The following Dispute Resolution practice note provides comprehensive and up to date legal information covering:
This Practice Note addresses the implications of the UK leaving the EU after the end of the implementation period, being 31 December 2020. This Practice Note considers the position in relation to proceedings involving civil and commercial matters. It explores the application of EU law and international conventions in the UK as well as specific considerations when dealing with considerations as to applicable law, jurisdiction, service of documents, taking of evidence, mediation, cross border process and recognition and enforcement of judgments. It is important to be aware that the impact is not limited to EU Member States but also contracting states of the Lugano Convention 2007 (Iceland, Norway and Switzerland) and in some instances, contracting states of the Hague Convention on Choice of Court Agreements (Mexico, Montenegro and Singapore). This Practice Note considers the position in relation to proceedings involving civil and commercial matters. Specific rules apply when dealing with other forms of proceedings eg insolvency or family matters and these are outside the remit of this Practice Note.
This Checklist uses a number of definitions and abbreviations as follows:
CPR—Civil Procedure Rules
Hague Convention on Choice of Court Agreements—Convention of 30 June 2005 on Choice of Court Agreements
Hague Service Convention—Convention on the service abroad of judicial and extrajudicial documents in civil or commercial matters (1965)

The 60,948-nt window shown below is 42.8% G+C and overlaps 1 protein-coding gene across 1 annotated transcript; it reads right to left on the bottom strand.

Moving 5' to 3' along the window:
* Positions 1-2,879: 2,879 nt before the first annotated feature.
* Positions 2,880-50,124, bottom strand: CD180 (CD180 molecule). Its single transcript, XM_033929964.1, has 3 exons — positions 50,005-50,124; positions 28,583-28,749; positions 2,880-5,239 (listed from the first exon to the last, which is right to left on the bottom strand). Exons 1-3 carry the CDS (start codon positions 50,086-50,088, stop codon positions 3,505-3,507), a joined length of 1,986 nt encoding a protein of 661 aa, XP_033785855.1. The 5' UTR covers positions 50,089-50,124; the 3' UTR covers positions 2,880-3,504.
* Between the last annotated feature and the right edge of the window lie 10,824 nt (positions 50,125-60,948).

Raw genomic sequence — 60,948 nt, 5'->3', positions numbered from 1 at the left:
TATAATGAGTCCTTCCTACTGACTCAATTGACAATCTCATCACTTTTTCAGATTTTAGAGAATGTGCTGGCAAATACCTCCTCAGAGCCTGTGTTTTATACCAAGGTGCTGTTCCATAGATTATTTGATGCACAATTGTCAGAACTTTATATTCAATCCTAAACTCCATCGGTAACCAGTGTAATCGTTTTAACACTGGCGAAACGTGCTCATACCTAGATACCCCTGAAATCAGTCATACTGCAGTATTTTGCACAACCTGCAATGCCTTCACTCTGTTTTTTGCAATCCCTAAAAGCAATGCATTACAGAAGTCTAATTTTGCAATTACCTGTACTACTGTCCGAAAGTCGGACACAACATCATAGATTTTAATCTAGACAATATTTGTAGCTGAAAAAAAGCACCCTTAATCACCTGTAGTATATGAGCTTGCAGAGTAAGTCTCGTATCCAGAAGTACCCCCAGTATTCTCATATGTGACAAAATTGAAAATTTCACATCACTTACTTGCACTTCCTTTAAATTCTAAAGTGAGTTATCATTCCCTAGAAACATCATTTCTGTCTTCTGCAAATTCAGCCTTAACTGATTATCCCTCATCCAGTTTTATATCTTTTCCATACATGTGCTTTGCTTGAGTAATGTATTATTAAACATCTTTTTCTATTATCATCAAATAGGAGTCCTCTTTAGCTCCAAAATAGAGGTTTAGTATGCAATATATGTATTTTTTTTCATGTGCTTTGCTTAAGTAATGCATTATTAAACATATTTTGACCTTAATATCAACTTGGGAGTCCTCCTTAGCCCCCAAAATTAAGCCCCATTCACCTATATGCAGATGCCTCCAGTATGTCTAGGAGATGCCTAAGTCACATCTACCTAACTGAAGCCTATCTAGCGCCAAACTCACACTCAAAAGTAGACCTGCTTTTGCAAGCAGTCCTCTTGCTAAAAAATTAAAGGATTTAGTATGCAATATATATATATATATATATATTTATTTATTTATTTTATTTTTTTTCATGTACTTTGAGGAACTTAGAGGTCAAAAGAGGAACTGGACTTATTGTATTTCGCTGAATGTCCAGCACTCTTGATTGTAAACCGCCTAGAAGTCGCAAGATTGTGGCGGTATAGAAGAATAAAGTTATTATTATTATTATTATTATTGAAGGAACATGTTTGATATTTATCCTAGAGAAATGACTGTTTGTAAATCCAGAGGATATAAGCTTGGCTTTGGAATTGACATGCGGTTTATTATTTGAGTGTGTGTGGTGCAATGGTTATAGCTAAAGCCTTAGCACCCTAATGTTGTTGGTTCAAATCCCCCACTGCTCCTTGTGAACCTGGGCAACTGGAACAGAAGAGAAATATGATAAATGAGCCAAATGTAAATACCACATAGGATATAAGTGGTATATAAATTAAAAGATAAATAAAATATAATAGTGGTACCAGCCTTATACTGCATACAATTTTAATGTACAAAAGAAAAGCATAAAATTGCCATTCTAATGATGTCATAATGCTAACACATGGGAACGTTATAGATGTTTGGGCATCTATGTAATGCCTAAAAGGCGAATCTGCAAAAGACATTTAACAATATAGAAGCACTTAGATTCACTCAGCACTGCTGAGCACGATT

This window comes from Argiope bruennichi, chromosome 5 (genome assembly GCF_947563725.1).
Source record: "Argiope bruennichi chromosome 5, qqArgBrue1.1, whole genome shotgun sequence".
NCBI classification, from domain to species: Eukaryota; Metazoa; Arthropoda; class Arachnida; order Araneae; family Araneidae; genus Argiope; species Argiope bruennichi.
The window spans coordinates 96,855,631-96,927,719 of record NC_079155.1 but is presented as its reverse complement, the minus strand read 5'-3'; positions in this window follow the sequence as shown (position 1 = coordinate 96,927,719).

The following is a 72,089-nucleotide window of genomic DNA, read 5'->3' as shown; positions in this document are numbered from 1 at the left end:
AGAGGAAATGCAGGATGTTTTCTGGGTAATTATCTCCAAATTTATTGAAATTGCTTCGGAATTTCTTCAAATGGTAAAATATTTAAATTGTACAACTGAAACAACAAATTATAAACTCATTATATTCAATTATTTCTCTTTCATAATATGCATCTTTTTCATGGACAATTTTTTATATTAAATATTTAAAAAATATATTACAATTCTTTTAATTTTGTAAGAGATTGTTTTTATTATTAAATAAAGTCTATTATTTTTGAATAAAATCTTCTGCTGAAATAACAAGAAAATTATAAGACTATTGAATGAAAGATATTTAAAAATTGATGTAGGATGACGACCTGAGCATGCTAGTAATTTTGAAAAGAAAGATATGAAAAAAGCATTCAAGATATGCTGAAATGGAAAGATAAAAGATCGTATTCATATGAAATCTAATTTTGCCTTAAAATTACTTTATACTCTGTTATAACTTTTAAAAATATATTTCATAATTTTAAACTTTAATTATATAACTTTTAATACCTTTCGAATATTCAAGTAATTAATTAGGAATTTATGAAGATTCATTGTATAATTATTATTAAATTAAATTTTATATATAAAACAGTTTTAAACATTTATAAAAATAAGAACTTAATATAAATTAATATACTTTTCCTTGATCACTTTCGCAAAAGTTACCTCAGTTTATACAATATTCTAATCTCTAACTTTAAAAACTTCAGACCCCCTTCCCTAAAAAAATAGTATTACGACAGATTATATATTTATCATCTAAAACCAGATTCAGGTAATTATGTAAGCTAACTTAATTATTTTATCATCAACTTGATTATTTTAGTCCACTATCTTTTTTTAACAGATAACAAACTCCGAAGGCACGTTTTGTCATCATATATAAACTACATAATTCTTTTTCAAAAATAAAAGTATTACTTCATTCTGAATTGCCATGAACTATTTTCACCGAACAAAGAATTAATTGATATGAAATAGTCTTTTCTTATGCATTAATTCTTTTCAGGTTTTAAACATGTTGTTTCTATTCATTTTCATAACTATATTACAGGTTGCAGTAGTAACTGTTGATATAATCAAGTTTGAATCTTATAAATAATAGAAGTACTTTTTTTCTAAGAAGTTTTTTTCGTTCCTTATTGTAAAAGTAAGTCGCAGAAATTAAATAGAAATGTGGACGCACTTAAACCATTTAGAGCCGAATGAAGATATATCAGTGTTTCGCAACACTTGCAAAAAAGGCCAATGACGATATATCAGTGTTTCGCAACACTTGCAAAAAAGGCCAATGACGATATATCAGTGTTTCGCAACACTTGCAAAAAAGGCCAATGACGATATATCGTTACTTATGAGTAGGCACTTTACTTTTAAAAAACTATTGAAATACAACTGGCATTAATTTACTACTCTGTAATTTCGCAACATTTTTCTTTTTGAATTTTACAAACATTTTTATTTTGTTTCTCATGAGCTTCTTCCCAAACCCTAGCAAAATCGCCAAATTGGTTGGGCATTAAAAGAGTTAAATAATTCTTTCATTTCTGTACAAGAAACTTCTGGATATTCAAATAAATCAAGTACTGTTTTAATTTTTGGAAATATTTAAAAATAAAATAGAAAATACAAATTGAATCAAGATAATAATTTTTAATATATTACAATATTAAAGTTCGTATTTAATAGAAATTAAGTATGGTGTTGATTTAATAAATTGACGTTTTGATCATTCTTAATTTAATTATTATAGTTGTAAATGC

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Convention rights—structure of qualified rightsThe rights preserved under the European Convention on Human Rights (ECHR), as set out in the Human Rights Act 1998 Sch 1, can be broadly divided into three groups:•absolute rights—which cannot be interfered with by the state or derogated from even in a
Indirect discriminationThis Practice Note considers unlawful indirect discrimination under Equality Act 2010 (EqA 2010).There is a clear difference between direct and indirect discrimination, and the two are mutually exclusive (although claims may of course be brought in the alternative):•the law
Lexcel—assessmentLexcel is the Law Society's practice management standard. It is not compulsory although Lexcel accreditation can be helpful for firms wishing to be accredited under the Conveyancing Quality Scheme or the Legal Service Board's Specialist Quality Mark. This Practice Note tells you
Negligence—key elements to establish a negligence claimNegligence—what are the key ingredients to establish a claim in negligence?For liability in negligence to be founded, four key ingredients must be present:•duty of care•breach of that duty•damage (which is caused by the breach)•foreseeability of
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